Those millions of fake bank accounts contribute no revenue to build profit for the bank. And coupled with staff time to set them up and system costs to manage and maintain them, the fake accounts most certainly contribute costs to erode profits. Ultimately, the bank loses.

Quotas focus us on trivial easy-to-measure KPIs at the expense of more difficult but meaningful KPIs.

It’s true that often the most important results or outcomes are the hardest to measure. In part it’s because the data doesn’t already exist in our systems, and getting that data reeks of effort. This is why so many measures in organisations are trivial – they simply count what’s easy to observe or extract from existing systems. And it’s measures like these that quotas are exclusively attached to.

The easy and traditional measures that banks resort to are part of the problem with quotas. A quota for any measure tends to turn attention to hitting the quota rather than fulfilling the original intent behind the measure. Rather than measuring the easy stuff like Total Volume of Accounts and Sales per Branch, which led to the problems mentioned above, banks need new KPIs that are designed to monitor the outcomes and drivers of a well-designed corporate strategy.

Capability targets are far superior to quotas.

Just like any target, a quota is a desired result we want but don’t yet have. The trouble is, we can’t guarantee to hit any kind of target or quota. The banking example throughout this article is just one of a gazillion examples of quotas that are unattainable without gaming. And this is part of the Tyranny of Metrics and why we have
clichés like “what you measure is what you get”.

What I prefer in every situation over quotas is capability targets. A capability target is different to quotas in three important ways:

  • a capability target is set for an average level of performance, not as a total to hit, so it accepts natural variation rather than punishes for it, and encourages a focus on improving the underlying system or process rather than fighting against it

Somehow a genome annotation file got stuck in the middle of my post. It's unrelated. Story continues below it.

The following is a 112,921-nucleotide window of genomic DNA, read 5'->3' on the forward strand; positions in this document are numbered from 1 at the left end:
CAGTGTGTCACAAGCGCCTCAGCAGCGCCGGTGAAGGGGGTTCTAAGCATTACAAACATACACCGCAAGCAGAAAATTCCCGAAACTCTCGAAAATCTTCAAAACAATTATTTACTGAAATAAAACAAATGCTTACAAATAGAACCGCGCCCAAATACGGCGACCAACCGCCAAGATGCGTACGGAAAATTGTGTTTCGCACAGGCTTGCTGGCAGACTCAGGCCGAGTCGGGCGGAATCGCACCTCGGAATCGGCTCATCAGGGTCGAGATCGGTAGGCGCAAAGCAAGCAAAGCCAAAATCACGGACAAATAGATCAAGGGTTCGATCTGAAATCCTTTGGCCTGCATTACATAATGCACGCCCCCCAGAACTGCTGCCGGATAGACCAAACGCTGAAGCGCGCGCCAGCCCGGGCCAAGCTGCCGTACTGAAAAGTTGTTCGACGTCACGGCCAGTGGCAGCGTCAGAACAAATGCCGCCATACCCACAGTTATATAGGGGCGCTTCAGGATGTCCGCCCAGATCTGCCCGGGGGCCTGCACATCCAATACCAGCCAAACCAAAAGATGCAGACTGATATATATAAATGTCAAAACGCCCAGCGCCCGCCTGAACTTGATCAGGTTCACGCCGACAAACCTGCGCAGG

• a capability target’s timeframe is set into the future, not for each week or month, to allow time for improvement to take place to elevate performance, and to keep a focus on the longer term
  • a capability target keeps attention on the measure, not just the target value, so monitoring patterns in the measure over time, relative to the target, encourages conversation about why and how rather than what

Quotas might be useful to quickly and easily set up a system to turn people’s attention to a problem, and there is some evidence they do this for gender inequality and disabled people in employment. But are the consequences of using quotas to monitor performance really worth it, when they drive gaming, short-termism and don’t fix the
underlying problems? I don’t think so.

Quotas make us chase numbers as a substitute for fixing problems. That’s the opposite of what good performance measurement should do.
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DISCUSSION:

Do you have some examples of where using quotas as performance measures has led to the desired changes without undesirable consequences?